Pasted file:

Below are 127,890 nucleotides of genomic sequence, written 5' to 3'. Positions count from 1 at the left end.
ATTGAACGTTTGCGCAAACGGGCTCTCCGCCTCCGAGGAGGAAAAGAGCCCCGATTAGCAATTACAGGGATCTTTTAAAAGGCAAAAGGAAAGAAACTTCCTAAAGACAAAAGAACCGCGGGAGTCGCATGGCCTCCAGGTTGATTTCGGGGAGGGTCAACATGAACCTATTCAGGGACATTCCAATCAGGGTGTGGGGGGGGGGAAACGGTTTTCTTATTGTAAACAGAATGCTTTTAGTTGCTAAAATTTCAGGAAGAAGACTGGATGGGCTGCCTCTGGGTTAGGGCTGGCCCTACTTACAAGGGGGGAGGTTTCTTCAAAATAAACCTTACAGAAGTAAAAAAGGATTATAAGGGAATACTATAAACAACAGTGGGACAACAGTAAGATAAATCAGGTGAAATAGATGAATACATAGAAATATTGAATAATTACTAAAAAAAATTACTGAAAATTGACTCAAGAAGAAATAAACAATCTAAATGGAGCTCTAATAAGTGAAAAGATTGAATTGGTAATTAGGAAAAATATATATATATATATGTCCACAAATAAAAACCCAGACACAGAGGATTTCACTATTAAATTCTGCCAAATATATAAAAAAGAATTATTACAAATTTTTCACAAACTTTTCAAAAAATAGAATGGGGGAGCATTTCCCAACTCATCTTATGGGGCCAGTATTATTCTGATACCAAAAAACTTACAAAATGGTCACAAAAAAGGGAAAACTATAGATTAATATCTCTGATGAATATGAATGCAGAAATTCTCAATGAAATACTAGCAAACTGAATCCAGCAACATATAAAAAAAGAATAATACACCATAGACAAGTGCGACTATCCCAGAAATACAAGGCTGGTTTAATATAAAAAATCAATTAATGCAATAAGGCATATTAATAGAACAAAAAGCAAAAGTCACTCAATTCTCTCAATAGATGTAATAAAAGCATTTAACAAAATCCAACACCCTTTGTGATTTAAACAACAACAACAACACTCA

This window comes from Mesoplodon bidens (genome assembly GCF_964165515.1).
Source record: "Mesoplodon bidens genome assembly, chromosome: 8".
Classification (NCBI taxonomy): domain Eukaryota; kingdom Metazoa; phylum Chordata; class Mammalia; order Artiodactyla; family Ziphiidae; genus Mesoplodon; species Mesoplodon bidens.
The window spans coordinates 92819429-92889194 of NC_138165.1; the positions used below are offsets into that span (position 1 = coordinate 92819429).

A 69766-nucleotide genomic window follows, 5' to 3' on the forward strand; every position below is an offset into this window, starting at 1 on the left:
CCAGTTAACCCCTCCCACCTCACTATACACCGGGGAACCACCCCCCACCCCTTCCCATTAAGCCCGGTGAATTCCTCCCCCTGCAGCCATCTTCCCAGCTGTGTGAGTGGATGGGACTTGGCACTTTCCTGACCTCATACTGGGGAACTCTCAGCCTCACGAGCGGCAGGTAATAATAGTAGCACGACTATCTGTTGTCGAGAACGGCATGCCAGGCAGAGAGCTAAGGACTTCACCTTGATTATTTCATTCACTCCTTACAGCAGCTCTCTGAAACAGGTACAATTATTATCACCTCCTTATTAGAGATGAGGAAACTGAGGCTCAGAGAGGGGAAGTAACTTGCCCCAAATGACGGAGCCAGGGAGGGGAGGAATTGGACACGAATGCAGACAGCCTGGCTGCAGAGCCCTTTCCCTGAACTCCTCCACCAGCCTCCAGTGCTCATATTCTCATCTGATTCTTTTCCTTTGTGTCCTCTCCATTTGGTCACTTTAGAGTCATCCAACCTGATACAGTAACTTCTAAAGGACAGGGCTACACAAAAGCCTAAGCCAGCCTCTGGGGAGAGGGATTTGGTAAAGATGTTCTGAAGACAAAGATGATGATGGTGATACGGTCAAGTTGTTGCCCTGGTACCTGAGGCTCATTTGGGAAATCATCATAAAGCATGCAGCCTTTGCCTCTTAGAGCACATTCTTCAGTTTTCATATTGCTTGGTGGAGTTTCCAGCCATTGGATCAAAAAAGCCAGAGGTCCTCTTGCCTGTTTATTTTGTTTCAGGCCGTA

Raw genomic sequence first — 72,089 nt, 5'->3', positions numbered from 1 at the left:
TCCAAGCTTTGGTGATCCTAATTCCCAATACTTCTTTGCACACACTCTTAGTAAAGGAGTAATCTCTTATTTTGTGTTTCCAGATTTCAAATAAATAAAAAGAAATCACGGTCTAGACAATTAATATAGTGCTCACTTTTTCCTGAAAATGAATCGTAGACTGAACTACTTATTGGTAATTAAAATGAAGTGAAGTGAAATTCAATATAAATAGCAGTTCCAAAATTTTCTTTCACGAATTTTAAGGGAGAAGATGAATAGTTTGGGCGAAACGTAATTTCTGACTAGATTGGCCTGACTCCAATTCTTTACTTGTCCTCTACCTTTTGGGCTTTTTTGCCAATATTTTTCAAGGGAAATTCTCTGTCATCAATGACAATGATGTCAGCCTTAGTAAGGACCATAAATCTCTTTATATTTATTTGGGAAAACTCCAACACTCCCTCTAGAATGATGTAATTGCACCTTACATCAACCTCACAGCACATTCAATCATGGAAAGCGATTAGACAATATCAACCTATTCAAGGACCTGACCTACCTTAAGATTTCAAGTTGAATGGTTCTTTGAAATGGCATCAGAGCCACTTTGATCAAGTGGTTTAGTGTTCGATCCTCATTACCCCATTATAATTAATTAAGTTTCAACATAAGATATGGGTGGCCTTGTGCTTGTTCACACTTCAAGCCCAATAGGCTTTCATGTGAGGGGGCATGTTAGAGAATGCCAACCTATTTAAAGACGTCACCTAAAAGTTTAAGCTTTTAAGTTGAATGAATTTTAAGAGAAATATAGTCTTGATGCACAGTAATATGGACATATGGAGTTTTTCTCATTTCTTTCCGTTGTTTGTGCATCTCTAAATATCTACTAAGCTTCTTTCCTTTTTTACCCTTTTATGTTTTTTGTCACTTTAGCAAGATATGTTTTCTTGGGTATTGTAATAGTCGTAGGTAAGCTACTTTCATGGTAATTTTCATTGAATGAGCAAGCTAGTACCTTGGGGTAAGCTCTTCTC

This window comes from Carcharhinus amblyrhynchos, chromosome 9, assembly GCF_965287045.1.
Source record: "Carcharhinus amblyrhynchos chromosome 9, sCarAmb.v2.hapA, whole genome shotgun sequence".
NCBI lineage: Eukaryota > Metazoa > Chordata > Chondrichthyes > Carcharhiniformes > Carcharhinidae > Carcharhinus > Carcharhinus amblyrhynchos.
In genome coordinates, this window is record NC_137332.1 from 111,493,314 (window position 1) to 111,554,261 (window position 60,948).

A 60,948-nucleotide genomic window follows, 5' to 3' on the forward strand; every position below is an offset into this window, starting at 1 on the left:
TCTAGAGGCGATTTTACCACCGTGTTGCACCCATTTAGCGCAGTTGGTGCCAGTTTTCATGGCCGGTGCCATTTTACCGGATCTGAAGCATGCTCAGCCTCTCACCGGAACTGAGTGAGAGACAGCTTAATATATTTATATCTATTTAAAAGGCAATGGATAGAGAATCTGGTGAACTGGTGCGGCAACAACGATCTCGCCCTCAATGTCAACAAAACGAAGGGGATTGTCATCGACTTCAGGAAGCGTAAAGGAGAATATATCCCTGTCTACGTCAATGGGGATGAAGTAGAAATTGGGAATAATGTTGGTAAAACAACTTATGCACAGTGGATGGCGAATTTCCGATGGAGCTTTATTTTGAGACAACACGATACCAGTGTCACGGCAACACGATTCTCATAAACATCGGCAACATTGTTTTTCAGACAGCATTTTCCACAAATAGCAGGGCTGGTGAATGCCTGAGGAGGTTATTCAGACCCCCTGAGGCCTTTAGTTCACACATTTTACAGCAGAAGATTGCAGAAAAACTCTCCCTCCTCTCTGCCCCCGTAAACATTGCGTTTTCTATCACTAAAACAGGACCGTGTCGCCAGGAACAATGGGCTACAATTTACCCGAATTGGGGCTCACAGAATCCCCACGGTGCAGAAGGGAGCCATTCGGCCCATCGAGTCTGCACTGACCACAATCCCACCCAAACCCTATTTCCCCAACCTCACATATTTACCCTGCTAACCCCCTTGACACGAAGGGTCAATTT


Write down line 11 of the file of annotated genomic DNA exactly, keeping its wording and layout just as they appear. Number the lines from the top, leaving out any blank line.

This window comes from Carcharhinus amblyrhynchos, chromosome 9, assembly GCF_965287045.1.